Rebecca Lovatt's Reviews > The Black Prism

The Black Prism by Brent Weeks
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Dec 02, 11

Read in September, 2011

Colour. Emotions. Light. Magic.

In a world where colour is the foundation of all magic, The Prism – Gavin Guile rules over all seven satraps as a religious and political figure and as the only one who can split light and draft the entire spectrum of colours. Gavin – knowing he has five years left to live and five great purposes set for himself – hopes to use his power to do something for the greater good.

When Gavin discovers he has an illegitimate son, Kip, in a northern satrapy called Tyrea. However, the Tyreans have their own agendas; agendas which include wiping out every living person in the village of Rekton – Kip’s village. Gavin Guile must save Kip from the grips of a rebellious Governor – a man who seeks to overthrow the government of the Chromeria and the Prism.

Kip: a fat boy living in a small village; the bastard child of a drunk, finds himself thrown into a world of magic and warfare. A dangerous yet wonderful world – one which may very well mean his death, and the death of those he loves and respects.

The Black Prism is a wonderful read, it stands alone wonderfully; but also serves to set the stage for the rest of the series. It’s one of those books that’ll grab you and refuse to let go; drawing readers in from the first page of the first chapter to the last page of 95th chapter (yes, there’s a lot.) Brent did a wonderful job with the world building; great, colourful cities with intricate designs and culture. Magic which can be envisioned easily, and with the dire consequences to those that use it too much, it keeps it from being too extravagant.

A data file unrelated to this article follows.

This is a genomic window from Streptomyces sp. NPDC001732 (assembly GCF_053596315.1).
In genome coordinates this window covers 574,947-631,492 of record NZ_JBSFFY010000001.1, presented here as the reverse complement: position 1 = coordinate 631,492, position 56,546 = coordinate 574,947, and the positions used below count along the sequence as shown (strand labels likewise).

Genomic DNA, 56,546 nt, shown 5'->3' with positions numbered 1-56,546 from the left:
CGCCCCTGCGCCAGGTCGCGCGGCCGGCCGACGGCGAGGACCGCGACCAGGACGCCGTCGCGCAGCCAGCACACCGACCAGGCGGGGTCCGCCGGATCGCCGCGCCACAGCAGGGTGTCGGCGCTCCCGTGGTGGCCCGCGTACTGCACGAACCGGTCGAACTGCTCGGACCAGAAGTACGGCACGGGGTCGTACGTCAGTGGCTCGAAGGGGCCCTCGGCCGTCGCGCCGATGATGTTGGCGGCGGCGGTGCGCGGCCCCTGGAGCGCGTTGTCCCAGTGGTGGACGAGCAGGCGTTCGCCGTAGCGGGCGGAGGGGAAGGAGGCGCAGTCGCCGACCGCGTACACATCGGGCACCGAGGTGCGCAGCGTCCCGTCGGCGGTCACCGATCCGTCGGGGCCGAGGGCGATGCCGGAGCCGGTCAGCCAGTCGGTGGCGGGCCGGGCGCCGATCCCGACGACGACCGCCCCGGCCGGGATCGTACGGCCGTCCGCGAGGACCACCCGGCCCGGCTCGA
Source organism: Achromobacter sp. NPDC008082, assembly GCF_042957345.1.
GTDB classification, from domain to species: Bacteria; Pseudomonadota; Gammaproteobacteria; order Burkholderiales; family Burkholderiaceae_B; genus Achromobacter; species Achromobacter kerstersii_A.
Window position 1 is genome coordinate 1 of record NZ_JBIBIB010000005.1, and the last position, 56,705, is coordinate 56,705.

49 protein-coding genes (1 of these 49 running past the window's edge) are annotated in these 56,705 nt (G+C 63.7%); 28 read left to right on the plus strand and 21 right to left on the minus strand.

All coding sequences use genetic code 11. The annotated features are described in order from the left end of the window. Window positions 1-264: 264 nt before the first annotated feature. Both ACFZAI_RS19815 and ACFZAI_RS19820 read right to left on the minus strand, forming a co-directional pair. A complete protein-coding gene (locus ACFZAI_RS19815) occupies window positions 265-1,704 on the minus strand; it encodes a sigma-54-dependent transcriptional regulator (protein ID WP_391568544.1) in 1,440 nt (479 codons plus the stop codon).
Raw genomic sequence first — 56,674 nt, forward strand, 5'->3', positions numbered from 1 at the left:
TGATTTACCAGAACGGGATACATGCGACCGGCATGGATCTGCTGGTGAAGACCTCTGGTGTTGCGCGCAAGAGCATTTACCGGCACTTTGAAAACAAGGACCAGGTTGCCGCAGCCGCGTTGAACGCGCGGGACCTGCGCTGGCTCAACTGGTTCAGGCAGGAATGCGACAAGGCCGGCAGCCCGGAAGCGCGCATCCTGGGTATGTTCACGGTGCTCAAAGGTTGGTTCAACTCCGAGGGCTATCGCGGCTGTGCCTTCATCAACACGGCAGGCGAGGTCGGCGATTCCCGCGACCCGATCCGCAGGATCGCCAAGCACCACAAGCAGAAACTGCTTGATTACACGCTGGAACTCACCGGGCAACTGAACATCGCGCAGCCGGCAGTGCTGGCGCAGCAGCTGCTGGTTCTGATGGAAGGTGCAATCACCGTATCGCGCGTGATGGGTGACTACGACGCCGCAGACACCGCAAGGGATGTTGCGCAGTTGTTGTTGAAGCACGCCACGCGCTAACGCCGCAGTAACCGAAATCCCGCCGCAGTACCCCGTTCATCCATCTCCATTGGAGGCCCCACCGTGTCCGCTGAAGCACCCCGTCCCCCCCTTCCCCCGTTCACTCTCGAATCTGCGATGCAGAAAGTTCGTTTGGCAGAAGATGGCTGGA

Previous fans of Weeks’ Night Angel Trilogy won’t be disappointed by this new series. With compelling characters, loads of plot twists, battles, secrets and lies, The Black Prism is an excellent read and there’s never a dull moment. Brent Weeks‘ The Black Prism is the first book in the Lightbringer trilogy.

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Review originally posted at: http://archeddoorway.com/2011/09/15/t...
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